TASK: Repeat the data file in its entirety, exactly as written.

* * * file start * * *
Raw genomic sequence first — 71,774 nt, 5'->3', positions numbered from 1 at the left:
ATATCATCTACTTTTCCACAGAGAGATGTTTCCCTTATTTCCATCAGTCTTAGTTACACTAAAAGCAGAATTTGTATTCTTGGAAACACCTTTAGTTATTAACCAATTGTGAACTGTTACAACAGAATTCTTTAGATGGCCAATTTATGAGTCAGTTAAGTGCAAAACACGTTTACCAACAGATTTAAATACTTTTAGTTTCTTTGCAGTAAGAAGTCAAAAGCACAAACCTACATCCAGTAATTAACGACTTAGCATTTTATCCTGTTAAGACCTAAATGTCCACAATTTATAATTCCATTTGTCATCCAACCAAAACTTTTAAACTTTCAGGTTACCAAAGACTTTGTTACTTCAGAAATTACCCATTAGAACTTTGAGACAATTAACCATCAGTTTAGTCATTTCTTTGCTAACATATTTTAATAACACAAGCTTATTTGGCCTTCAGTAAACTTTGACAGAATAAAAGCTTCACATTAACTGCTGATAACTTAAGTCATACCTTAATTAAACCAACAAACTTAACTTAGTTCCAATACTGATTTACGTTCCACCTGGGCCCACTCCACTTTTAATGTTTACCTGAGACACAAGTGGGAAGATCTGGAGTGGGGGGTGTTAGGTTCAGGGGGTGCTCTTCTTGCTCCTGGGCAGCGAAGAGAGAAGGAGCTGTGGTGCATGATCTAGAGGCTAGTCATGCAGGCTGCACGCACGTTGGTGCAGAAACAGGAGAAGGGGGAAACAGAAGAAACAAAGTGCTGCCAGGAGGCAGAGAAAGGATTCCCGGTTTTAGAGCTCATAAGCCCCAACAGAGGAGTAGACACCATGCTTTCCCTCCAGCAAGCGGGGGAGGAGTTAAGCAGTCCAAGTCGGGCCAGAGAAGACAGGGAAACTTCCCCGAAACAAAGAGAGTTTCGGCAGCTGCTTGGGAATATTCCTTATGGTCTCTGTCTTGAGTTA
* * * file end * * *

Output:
Raw genomic sequence first — 71,774 nt, 5'->3', positions numbered from 1 at the left:
ATATCATCTACTTTTCCACAGAGAGATGTTTCCCTTATTTCCATCAGTCTTAGTTACACTAAAAGCAGAATTTGTATTCTTGGAAACACCTTTAGTTATTAACCAATTGTGAACTGTTACAACAGAATTCTTTAGATGGCCAATTTATGAGTCAGTTAAGTGCAAAACACGTTTACCAACAGATTTAAATACTTTTAGTTTCTTTGCAGTAAGAAGTCAAAAGCACAAACCTACATCCAGTAATTAACGACTTAGCATTTTATCCTGTTAAGACCTAAATGTCCACAATTTATAATTCCATTTGTCATCCAACCAAAACTTTTAAACTTTCAGGTTACCAAAGACTTTGTTACTTCAGAAATTACCCATTAGAACTTTGAGACAATTAACCATCAGTTTAGTCATTTCTTTGCTAACATATTTTAATAACACAAGCTTATTTGGCCTTCAGTAAACTTTGACAGAATAAAAGCTTCACATTAACTGCTGATAACTTAAGTCATACCTTAATTAAACCAACAAACTTAACTTAGTTCCAATACTGATTTACGTTCCACCTGGGCCCACTCCACTTTTAATGTTTACCTGAGACACAAGTGGGAAGATCTGGAGTGGGGGGTGTTAGGTTCAGGGGGTGCTCTTCTTGCTCCTGGGCAGCGAAGAGAGAAGGAGCTGTGGTGCATGATCTAGAGGCTAGTCATGCAGGCTGCACGCACGTTGGTGCAGAAACAGGAGAAGGGGGAAACAGAAGAAACAAAGTGCTGCCAGGAGGCAGAGAAAGGATTCCCGGTTTTAGAGCTCATAAGCCCCAACAGAGGAGTAGACACCATGCTTTCCCTCCAGCAAGCGGGGGAGGAGTTAAGCAGTCCAAGTCGGGCCAGAGAAGACAGGGAAACTTCCCCGAAACAAAGAGAGTTTCGGCAGCTGCTTGGGAATATTCCTTATGGTCTCTGTCTTGAGTTA